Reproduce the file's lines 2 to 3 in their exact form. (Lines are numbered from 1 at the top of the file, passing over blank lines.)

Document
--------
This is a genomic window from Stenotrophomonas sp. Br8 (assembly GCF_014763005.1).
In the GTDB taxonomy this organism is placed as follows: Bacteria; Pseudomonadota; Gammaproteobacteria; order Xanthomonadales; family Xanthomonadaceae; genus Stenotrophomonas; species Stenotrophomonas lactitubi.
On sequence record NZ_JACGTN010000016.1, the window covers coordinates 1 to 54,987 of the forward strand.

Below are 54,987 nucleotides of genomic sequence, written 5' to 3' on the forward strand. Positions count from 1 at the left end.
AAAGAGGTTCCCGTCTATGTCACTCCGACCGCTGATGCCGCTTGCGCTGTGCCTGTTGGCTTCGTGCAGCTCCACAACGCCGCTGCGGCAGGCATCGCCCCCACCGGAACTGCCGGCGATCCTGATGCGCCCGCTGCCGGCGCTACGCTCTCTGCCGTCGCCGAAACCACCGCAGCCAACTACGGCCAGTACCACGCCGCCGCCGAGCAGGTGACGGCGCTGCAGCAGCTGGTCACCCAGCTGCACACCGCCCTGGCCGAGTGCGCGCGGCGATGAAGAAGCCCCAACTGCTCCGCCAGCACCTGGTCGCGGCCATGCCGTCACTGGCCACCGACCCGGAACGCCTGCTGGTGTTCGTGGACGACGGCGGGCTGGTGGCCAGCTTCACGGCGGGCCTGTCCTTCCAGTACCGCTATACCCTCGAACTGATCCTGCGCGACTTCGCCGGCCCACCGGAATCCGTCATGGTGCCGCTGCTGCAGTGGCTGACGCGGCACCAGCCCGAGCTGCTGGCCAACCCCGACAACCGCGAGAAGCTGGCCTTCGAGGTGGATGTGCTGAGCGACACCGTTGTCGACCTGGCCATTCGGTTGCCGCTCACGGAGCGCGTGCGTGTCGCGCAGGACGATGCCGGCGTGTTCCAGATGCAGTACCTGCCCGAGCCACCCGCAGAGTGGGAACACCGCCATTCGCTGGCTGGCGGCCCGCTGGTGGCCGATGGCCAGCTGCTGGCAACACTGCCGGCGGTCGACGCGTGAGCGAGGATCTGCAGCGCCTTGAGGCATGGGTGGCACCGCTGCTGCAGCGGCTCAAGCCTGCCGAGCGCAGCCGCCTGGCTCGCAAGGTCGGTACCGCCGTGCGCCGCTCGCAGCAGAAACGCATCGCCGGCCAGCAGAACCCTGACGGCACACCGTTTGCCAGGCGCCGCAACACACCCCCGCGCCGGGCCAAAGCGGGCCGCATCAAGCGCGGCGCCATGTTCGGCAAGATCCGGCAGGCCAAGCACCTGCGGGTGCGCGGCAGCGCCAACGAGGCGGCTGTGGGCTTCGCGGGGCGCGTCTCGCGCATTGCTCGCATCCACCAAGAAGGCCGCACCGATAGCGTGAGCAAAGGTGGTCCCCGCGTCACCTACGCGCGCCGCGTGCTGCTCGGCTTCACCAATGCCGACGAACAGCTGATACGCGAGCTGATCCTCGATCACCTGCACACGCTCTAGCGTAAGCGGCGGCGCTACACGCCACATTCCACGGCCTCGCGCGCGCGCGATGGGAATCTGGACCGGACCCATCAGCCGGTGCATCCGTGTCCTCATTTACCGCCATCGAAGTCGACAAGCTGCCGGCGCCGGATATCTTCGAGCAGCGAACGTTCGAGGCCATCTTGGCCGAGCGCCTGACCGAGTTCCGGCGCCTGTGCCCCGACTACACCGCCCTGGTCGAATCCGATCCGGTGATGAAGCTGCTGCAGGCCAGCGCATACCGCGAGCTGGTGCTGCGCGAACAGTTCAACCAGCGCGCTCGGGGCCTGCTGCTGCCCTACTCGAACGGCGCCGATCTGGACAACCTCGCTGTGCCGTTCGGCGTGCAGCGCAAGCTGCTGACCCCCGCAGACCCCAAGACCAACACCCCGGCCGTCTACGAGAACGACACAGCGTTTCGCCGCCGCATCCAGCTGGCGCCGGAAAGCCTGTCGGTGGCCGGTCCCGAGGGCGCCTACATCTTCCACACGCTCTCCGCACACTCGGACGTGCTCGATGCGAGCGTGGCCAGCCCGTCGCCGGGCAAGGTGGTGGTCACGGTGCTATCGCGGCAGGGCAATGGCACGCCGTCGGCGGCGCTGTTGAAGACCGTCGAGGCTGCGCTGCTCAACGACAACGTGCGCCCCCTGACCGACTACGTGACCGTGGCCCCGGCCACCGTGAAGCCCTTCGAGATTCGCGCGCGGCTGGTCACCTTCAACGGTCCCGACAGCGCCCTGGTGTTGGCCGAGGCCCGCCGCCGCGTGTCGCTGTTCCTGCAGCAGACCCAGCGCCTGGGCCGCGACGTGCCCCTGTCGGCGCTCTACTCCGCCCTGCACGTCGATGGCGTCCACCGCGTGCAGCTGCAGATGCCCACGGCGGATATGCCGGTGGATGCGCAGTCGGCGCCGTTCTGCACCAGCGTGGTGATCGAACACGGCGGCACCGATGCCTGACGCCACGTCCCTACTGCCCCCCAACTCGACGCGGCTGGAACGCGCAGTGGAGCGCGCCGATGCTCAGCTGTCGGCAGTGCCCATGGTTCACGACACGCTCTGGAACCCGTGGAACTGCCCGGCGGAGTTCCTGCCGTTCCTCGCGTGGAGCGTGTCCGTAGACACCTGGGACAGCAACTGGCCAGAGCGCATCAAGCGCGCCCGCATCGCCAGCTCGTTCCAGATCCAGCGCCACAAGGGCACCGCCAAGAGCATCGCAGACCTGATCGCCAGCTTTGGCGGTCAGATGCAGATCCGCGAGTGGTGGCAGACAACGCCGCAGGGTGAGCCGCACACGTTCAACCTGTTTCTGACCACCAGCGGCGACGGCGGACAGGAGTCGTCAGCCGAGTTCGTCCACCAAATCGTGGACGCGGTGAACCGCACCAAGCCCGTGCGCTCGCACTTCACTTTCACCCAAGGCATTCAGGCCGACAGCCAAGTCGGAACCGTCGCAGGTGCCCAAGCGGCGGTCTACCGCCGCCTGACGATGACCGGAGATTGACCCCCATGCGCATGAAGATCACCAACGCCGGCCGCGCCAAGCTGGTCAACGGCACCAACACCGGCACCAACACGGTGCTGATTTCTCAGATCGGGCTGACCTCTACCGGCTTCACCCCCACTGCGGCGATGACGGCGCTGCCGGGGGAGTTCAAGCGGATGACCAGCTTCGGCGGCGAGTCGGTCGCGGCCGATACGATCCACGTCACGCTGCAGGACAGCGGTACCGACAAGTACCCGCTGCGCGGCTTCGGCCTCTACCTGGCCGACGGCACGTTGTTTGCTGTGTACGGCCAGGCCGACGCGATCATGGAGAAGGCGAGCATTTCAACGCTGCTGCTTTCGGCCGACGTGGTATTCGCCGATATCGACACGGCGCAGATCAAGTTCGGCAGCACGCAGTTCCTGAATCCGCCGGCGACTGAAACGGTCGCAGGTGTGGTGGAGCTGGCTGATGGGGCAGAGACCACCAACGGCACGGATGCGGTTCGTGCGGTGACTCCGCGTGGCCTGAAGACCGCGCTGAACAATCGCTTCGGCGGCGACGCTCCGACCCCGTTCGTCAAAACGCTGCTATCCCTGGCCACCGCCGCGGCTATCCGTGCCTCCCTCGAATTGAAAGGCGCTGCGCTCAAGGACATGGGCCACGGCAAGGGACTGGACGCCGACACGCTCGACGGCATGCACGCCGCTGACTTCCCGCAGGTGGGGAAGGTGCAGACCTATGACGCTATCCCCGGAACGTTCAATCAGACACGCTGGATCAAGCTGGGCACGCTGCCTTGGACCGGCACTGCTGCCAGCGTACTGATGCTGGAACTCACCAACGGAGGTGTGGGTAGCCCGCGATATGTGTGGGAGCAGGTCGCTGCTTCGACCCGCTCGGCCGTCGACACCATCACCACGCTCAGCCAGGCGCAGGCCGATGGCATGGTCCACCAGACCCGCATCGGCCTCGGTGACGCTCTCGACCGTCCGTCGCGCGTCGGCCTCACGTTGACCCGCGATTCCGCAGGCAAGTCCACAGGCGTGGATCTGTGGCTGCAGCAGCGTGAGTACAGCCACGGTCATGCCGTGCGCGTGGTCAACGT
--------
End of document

In the GTDB taxonomy this organism is placed as follows: Bacteria; Pseudomonadota; Gammaproteobacteria; order Xanthomonadales; family Xanthomonadaceae; genus Stenotrophomonas; species Stenotrophomonas lactitubi.
On sequence record NZ_JACGTN010000016.1, the window covers coordinates 1 to 54,987 of the forward strand.